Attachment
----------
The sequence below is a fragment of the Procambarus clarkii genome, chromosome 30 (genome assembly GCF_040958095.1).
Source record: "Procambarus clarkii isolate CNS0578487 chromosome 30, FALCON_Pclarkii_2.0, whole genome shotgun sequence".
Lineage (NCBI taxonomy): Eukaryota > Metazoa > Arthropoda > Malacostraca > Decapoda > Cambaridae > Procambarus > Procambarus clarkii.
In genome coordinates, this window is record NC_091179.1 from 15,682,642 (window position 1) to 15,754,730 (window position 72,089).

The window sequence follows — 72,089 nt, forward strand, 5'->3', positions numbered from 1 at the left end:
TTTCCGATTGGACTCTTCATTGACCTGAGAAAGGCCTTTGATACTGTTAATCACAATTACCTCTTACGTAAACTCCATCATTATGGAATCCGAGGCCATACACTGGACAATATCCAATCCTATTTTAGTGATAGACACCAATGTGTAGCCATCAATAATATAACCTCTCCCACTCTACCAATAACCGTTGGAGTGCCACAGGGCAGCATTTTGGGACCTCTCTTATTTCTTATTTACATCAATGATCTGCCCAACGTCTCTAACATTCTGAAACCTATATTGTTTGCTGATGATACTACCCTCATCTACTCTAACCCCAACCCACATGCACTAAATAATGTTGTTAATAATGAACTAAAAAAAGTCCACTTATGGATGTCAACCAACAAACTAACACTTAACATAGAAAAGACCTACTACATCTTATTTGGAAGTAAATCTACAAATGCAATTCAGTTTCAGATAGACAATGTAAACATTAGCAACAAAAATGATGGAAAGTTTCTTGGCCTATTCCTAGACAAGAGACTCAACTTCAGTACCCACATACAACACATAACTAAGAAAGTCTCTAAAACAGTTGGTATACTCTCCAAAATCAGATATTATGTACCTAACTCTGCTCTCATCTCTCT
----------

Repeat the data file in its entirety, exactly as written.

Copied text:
The sequence below is a fragment of the Procambarus clarkii genome, chromosome 30 (genome assembly GCF_040958095.1).
Source record: "Procambarus clarkii isolate CNS0578487 chromosome 30, FALCON_Pclarkii_2.0, whole genome shotgun sequence".
Lineage (NCBI taxonomy): Eukaryota > Metazoa > Arthropoda > Malacostraca > Decapoda > Cambaridae > Procambarus > Procambarus clarkii.
In genome coordinates, this window is record NC_091179.1 from 15,682,642 (window position 1) to 15,754,730 (window position 72,089).

The window sequence follows — 72,089 nt, forward strand, 5'->3', positions numbered from 1 at the left end:
TTTCCGATTGGACTCTTCATTGACCTGAGAAAGGCCTTTGATACTGTTAATCACAATTACCTCTTACGTAAACTCCATCATTATGGAATCCGAGGCCATACACTGGACAATATCCAATCCTATTTTAGTGATAGACACCAATGTGTAGCCATCAATAATATAACCTCTCCCACTCTACCAATAACCGTTGGAGTGCCACAGGGCAGCATTTTGGGACCTCTCTTATTTCTTATTTACATCAATGATCTGCCCAACGTCTCTAACATTCTGAAACCTATATTGTTTGCTGATGATACTACCCTCATCTACTCTAACCCCAACCCACATGCACTAAATAATGTTGTTAATAATGAACTAAAAAAAGTCCACTTATGGATGTCAACCAACAAACTAACACTTAACATAGAAAAGACCTACTACATCTTATTTGGAAGTAAATCTACAAATGCAATTCAGTTTCAGATAGACAATGTAAACATTAGCAACAAAAATGATGGAAAGTTTCTTGGCCTATTCCTAGACAAGAGACTCAACTTCAGTACCCACATACAACACATAACTAAGAAAGTCTCTAAAACAGTTGGTATACTCTCCAAAATCAGATATTATGTACCTAACTCTGCTCTCATCTCTCT